Tag Archives: terror

Good luck, General Kayani

Raza Rumi

http://tribune.com.pk/story/30713/good-luck-general-kayani/

In a hurried non-speech, the prime minister has confirmed that the incumbent army chief will stay on for three years. Unprecedented as the decision might be, it is perhaps the best option under the current circumstances. Pakistan is battling against domestic and external terrorism. Given how the army works, it is clear that the military establishment wants a continuation of national security policy.

Lack of policy continuity has been the hallmark of Pakistan’s governance.  At least with General Kayani’s extension, the military operations in the northwest and approach to the Afghanistan imbroglio will also remain unchanged. This is good for Pakistan for three reasons. Continue reading

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Filed under Afghanistan, Islamabad, Islamism, Kerry Lugar Bill, Pakistan, Politics, Power, public policy, secular Pakistan, Taliban, Terrorism, USA, violence, war, War On Terror

No alternative to peace with India

Raza Rumi

Once again, the fragile peace process between India and Pakistan has commenced. It is too early to say whether it will lead to an amicable settlement of seemingly intractable issues. What is clear is that the peoples of the two countries want peace, security and progress. The elites, which agreed on the messy Partition and raised nation-states and huge militaries, have surely flourished at the expense of people. A causal look at India’s poverty and Pakistan’s social indicators proves this point.

As a confidence building measure, a group of Pakistani journalists visited Delhi, Mumbai and Bangalore to meet their counterparts, think tanks and selected top-level officials. This was a timely and fruitful visit and reminded us that there is a formidable peace constituency in India. After the Indian home minister it is the turn of the Indian foreign minister to visit Islamabad from today for a three-day tour. Regardless of the outcome, sensible neighbours must continue to talk.

Evidently, the Mumbai terror attacks were the greatest stumbling block in resuming dialogue. Discussions at Sharm el Sheikh were a major breakthrough. Dr Manmohan Singh overcame tough public opinion after the joint declaration. This year’s dialogue at the Saarc Summit in Bhutan catalysed the peace process. After the 18th amendment to the Pakistani Constitution, the Indian side has noted the power shift within Pakistan as it strives to reclaim the democratic path.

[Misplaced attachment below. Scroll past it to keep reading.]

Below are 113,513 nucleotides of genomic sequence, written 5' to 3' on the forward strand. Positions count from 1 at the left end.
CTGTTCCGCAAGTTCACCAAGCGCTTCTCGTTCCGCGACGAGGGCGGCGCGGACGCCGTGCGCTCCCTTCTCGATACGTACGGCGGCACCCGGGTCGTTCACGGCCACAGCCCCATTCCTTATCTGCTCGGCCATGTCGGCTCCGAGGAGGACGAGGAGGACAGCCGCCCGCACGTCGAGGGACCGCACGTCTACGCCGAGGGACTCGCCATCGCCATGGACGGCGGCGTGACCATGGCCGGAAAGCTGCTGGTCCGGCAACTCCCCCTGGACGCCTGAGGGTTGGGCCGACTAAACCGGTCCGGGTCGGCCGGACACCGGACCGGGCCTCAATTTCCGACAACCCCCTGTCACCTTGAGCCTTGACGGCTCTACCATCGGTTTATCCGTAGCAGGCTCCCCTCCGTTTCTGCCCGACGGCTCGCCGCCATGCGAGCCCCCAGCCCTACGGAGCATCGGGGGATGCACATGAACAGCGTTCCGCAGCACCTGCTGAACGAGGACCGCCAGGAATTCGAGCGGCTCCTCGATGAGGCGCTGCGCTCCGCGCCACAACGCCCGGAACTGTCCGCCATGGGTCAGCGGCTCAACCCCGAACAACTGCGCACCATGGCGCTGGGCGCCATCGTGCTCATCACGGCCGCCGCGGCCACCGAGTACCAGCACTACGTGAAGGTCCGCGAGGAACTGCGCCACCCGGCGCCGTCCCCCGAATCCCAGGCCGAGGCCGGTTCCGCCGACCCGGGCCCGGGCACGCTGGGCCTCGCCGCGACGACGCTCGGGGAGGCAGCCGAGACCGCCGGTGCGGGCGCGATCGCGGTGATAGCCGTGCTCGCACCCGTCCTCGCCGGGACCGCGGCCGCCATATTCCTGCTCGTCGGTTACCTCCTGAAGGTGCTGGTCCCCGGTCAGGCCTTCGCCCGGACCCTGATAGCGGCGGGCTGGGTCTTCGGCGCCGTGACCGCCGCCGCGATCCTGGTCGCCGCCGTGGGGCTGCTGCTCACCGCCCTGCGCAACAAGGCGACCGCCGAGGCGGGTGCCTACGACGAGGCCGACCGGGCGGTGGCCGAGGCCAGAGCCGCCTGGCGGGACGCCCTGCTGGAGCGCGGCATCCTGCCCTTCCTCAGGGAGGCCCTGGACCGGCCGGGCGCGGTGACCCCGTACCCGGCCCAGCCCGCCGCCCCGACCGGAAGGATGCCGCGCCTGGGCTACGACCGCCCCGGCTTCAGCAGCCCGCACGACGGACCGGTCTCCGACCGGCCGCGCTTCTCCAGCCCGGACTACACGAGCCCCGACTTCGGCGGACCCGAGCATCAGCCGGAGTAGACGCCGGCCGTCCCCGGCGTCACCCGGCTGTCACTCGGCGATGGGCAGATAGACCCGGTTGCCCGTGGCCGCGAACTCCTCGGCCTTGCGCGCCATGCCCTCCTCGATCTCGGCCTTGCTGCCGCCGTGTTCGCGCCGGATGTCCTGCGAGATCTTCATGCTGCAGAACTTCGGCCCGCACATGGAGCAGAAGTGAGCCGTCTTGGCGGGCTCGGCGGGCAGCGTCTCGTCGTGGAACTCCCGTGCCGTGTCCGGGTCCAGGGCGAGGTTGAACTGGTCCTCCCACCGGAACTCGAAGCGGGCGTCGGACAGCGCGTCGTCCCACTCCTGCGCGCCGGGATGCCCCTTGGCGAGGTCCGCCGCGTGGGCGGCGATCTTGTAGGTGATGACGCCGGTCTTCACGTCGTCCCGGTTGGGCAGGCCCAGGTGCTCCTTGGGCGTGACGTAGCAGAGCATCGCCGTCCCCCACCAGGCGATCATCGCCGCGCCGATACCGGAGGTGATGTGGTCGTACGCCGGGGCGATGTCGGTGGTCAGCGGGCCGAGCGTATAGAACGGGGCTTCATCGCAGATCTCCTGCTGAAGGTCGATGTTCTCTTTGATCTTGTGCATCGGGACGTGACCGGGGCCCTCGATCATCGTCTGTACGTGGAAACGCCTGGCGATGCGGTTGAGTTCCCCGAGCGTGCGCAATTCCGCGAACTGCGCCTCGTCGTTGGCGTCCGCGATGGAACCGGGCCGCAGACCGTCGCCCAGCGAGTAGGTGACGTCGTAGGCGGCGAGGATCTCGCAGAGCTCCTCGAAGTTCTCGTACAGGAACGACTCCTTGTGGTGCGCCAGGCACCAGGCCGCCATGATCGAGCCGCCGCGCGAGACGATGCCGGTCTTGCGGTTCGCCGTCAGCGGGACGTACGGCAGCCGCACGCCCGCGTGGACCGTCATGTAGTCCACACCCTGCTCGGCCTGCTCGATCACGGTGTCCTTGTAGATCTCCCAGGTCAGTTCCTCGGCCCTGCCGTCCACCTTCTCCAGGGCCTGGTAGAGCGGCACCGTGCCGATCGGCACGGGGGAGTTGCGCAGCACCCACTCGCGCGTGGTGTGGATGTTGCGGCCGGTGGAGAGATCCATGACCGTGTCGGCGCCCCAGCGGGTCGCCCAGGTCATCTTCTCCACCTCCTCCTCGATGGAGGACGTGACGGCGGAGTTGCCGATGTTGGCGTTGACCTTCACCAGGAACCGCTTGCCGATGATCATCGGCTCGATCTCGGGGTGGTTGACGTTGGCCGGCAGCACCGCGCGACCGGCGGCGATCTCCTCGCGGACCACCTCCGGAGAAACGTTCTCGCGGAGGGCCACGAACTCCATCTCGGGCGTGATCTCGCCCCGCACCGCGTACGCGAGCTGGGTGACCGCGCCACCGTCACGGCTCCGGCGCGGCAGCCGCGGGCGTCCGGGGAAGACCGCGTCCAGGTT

Pakistani media persons, including me, could not help notice the centrality of the Mumbai attacks factor, which continues to inform public opinion in India. A majority of Indians hold Pakistan fully responsible for the event. The caveat here is that they often forget that Pakistan is also a victim of terrorism. But there is growing awareness in India about the internal challenges within Pakistan. This is why the Indian leadership has delinked dialogue from terrorism. Continue reading

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Filed under Pakistan

Bleak prospects

Raza Rumi

It is evident that the Pakistani state faces a crisis of legitimacy and survival. Twelve years ago, on May 28, the Pakistani state displayed its nuclear prowess to the world especially to the ‘infidels’. After a decade, statehood and its compromised effectiveness stand exposed. True that the victims of the Lahore attacks were an underclass or at best residents with partial citizenship, i.e. the Ahmadis. But the inability of state agencies to fight splintered terror networks is worrisome.

The federal government had warned the provincial authorities of the impending attacks. The usual slovenliness and chaotic governance of the Pakistani variety treated it as just another communiqué. The police arrived late; and terrorists had implemented the plans rather adroitly making a mockery of Pakistan across the globe. Imagine a terrorist was nabbed through civic action, not the torture-friendly police. And guess where an injured miscreant was taken? No surprises here. A brutal murderer backed by large terror networks was admitted to Lahore’s busy public hospital where security was minimal given the level of threat. Continue reading

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Filed under Islamism, minorities, Politics, public policy, Punjab, Terrorism

No respite in Lahore: Gunmen storm Jinnah Hospital, 12 dead

Just as we thought that the government will proceed with investigations, another act of violence has broken out. Ostensibly to save a terrorist under treatment in Jinnah Hospital. This is madness and utter chaos. When will this stop. People have been taken as hostages and reportedly one terorist is on the rooftop of the Hospital. If this is not a failing state and security appratus then what is it? Raza Rumi

: At least 12 people were killed when armed men stormed the emergency ward of Jinnah Hospital here, Medical Superintendent said Monday.

According to Geo correspondent, two gunmen entered the emergency ward and opened indiscriminate fire, killing eight people, and injuring several others.

According to Geo, three to four guards and attendants are among the dead.

The firing is still underway while police have surrounded the hospital.

It may be reminded here that injured of Garhi Shahu and Model Town attacks were under treatment in the Jinnah Hospital.

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Filed under Pakistan

Terrorism, Shameless Religious Bigotry and Pakistani Mindset

We are grateful to Raza Habib Raja to have authored this post for PTH. Today’s horrific events demonstrate that the threat of terrorism and Talibanisation is real and not imagined. Raza Rumi